Figure 5. Kaplan-Meyer survival curves in Rip1Tag2 mice submitted to the MMPI BB-94 alone or in combination with metronomic chemotherapy. Survival curves of Rip1Tag2 mice treated with BB-94 alone or in combination with Vinblastine (A) or CTX (B) are shown over a period of 32 days in the regression trial. All untreated mice were dead 2 weeks after the trial started. Cohorts of 6-12 mice were used. BB-94 combined with Vinblastine (A) had no survival benefit, but when combined with CTX (B), survival was significantly improved.

Figure 5. Kaplan-Meyer survival curves in Rip1Tag2 mice submitted to the MMPI BB-94 alone or in combination with metronomic chemotherapy. Survival curves of Rip1Tag2 mice treated with BB-94 alone or in combination with Vinblastine (A) or CTX (B) are shown over a period of 32 days in the regression trial. All untreated mice were dead 2 weeks after the trial started. Cohorts of 6-12 mice were used. BB-94 combined with Vinblastine (A) had no survival benefit, but when combined with CTX (B), survival was significantly improved.

toxicities associated with SU5416, some of which are suspected to reflect its particular chemistry rather than its actions against the VEGF receptors. In view of these considerations, we conclude there is good reason to continue investigating combinations of metronomic low-dose chemotherapy with VEGF/VEGFR inhibitors.

In summary, the results presented herein support the notion that low-dose metronomic chemotherapy in appropriate combinations can substantially improve current treatment modalities and thereby render otherwise poorly effective angiogenesis inhibitors demonstrably beneficial. We demonstrate for the first time that MMPIs can be efficacious in late-stage disease when used in conjunction with chemotherapy if the metronomic dosing schedule is applied. Thus, our data beg the proposition that MMPIs could be resurrected clinically as cancer therapeutics if they were tested in combination with metronomic chemotherapy; in contrast, we have reservations about MTD chemotherapy and suggest it will not demonstrate such combinatorial efficacy and low toxicity against well-established human tumors. We hope this proposition will be tested as well. Beyond the potential for improving efficacy of MMPIs, the work reported here, as well as the previous reports from the Folkman and Kerbel labs (Browder et al. 2000; Klement et al. 2000, 2002; Man et al. 2002), indicates that other classes of angiogenesis inhibitors will benefit from combination with metronomic, low-dose cytototic therapy. Perhaps such combination therapies will prove able to destabilize and slowly regress well-established human tumors much as they can in the de novo islet carcinomas of the pancreas in Rip1Tag2 mice, producing a chronic, manageable disease in some cases, and potentially resolving tumors altogether in others. More generally, one might ask whether other distinct classes of targeted therapies (e.g. the receptor tyrosine ki-nase inhibitors Herceptin and Aressa) that are currently used with conventional MTD chemotherapy might also be beneficially combined with metronomic chemotherapy, thereby targeting both tumor cells and their supporting vasculature. Indeed, Herceptin has recently been reported to be antiangiogenic (Izumi et al. 2002). Such possibilities deserve further consideration, as modified trial designs involving the combination of new target-selective drugs with metronomic low-dose cytotoxic therapy might provide inroads into otherwise intractable disease states.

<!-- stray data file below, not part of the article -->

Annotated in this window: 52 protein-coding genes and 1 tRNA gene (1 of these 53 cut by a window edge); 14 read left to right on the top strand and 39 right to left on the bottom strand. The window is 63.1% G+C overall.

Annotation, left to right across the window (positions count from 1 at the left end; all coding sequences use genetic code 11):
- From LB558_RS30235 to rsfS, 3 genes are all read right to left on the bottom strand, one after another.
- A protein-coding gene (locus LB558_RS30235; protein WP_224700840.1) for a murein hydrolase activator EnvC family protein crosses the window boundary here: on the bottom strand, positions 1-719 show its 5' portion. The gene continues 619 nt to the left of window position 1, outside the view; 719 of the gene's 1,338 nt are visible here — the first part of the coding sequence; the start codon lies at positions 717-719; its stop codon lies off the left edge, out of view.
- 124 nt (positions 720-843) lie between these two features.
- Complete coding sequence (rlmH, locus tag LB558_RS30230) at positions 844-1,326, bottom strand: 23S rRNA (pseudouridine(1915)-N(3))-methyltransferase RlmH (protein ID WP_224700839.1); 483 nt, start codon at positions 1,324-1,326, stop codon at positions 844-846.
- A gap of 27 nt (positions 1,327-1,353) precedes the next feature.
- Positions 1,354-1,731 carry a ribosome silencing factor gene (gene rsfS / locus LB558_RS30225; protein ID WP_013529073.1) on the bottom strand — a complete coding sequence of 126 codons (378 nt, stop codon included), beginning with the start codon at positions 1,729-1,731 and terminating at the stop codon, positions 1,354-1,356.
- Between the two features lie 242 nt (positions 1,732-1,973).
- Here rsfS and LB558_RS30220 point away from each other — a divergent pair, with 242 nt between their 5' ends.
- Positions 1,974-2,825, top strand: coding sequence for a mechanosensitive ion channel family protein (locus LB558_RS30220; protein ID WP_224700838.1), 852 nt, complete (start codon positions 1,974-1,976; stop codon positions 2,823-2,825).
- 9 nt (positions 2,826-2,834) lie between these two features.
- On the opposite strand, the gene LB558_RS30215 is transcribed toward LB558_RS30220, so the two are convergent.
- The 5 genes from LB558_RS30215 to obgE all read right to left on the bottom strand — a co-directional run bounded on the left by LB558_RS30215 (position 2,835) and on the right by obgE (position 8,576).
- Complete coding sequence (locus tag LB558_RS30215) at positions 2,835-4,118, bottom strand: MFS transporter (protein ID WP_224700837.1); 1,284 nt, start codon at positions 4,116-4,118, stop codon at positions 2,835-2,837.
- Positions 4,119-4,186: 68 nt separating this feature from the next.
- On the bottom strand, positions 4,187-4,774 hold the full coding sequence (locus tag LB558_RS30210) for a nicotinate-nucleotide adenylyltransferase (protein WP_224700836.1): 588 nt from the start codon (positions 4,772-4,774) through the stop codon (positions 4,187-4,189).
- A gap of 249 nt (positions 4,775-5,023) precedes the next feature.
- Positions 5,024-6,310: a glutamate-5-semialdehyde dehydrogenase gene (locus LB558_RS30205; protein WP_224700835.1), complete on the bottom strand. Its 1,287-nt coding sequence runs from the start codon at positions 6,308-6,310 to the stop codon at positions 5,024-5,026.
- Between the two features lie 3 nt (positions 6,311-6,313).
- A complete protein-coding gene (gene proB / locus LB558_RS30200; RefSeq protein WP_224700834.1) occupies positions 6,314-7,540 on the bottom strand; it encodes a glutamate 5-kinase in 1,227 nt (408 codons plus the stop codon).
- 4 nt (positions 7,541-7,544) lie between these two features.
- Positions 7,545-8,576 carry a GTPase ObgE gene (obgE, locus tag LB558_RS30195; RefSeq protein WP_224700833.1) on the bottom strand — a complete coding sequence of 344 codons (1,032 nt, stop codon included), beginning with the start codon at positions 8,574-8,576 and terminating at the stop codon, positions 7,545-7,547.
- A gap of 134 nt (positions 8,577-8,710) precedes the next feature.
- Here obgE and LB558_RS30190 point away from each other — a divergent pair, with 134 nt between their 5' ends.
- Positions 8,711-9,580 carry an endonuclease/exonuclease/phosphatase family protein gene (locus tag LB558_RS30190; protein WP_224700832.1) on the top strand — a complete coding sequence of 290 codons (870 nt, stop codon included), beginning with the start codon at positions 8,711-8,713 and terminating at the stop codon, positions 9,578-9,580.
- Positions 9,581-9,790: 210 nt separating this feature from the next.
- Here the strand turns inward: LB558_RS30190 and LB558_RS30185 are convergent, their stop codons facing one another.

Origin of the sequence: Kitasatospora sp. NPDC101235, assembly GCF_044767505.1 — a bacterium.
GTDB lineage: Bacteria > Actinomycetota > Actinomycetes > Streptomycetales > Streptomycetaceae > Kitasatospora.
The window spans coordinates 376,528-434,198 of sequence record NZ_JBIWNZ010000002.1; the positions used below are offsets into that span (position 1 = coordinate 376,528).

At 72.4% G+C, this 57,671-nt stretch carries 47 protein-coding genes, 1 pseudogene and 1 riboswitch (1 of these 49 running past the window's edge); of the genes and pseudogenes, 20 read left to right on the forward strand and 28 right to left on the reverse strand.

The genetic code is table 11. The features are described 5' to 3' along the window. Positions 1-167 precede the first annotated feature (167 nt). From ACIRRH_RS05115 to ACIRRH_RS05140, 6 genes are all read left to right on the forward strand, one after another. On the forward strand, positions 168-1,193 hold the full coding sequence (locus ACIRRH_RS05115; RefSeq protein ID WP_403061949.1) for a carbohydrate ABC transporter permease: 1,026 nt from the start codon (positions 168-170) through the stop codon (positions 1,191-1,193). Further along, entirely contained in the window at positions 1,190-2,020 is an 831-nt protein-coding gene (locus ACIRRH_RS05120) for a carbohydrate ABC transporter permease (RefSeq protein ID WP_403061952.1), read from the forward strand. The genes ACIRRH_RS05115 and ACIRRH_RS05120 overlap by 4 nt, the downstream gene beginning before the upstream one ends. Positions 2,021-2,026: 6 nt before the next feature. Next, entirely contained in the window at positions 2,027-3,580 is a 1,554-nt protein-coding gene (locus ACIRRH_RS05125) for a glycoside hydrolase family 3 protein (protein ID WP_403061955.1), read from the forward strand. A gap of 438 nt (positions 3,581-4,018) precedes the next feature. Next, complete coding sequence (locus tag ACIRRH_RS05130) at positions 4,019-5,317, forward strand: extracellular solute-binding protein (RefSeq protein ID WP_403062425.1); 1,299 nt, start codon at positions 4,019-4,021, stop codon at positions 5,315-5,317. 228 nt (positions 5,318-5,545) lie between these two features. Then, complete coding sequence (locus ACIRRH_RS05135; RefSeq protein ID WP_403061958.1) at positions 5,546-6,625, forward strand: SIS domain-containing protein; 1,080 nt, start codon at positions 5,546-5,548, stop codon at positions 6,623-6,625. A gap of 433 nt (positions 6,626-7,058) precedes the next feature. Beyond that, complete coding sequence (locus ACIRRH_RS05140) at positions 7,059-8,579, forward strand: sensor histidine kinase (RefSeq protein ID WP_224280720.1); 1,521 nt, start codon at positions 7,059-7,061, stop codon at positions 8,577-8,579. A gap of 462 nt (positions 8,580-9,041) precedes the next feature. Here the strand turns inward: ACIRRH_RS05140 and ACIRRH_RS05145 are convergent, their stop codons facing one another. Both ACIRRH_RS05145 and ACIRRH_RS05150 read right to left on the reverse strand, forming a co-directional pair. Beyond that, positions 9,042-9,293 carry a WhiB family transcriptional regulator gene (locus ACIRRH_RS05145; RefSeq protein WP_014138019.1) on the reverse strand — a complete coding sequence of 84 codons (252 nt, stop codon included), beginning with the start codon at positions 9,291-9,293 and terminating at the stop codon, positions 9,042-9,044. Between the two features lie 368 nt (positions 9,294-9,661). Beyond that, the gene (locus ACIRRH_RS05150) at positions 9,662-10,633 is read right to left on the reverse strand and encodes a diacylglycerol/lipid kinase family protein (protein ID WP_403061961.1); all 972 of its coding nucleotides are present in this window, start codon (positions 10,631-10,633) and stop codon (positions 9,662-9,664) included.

ACKNOWLEDGMENTS

We thank SUGEN Inc., South San Francisco, California, for SU5416; British Biotech Pharmaceuticals, Oxford, United Kingdom, for BB-94 (batimastat); and Bayer Corp. West Haven, Connecticut, for BAY-12-9655. We also thank E. Soliven and J. Imperio for excellent technical assistance, and A. McMillan for help with statistical analysis. This work was funded by grants from the National Cancer Institute and by Bill Bowes, whom we thank for his visionary support and encouragement. Correspondence may be addressed to either author.